Rosetha was able to attend a luncheon that was served buffet style and learned that typically the attendees would stand up to eat. Disdaining the White House niceties, Rosetha picked up her plate of food, set it down on a marble slab in a corner and settled herself into a chair. Everyone else in the room remained standing.
This did not escape the eyes of the press as a story in the New York Times the following day read: “One woman who looked on with envious surprise, introduced herself to Mrs. Ettesvold. ‘My father gave $5,000 to this campaign,’ she said, ‘and here I am standing up.’ To that, a little farm woman, who is famous for her bread baking, replied, ‘We always sit down to eat in our part of the country.’” The story appeared in newspapers and news magazines all over the country and of course followed them back home. At one of the many dinners honoring them, Rosetha stood up to eat her meal.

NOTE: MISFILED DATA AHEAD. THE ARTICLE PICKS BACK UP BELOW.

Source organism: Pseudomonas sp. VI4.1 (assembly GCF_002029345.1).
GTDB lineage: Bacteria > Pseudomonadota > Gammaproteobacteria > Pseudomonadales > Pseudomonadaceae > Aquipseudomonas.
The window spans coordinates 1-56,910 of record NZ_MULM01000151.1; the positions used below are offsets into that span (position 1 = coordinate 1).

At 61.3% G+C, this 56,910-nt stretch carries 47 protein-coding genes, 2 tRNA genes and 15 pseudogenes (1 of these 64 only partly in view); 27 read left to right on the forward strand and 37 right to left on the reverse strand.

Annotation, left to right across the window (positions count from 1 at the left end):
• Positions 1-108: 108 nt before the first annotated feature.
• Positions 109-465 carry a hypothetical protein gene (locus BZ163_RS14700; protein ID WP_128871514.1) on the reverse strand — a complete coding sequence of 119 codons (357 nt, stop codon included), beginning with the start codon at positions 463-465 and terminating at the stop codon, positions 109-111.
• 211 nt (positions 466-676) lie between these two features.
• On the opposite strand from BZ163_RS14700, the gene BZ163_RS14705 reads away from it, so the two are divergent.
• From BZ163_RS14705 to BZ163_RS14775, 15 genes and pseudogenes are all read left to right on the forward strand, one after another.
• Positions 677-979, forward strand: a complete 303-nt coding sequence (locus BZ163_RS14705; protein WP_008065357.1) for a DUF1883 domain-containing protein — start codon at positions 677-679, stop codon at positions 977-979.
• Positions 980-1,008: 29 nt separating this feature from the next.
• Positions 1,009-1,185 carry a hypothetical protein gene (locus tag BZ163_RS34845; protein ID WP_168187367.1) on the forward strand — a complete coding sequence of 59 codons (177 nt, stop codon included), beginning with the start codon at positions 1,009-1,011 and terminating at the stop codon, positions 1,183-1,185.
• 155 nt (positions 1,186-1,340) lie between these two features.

Anton and Rosetha were featured in several newspaper and magazine articles including a three-page picture story in Life magazine. They returned home to Morris where they were greeted by a large group of people. In 1946, Anton and Rosetha retired from active management of the farm and sold the farm to their son, Earl. It is now farmed by grandson, Jere and his wife Joyce Ettesvold.
Anton and Rosetha had their story told in a Hall of Honor video that can be watched at the Stevens County Historical Museum or on the museum website.
Their story may not be totally ‘typical’ of all Minnesota farmers in the 1940s but is one that emphasized a strong work ethic and positive thinking through all types of situations. Their faith got them through the difficult times and hard work through everything else.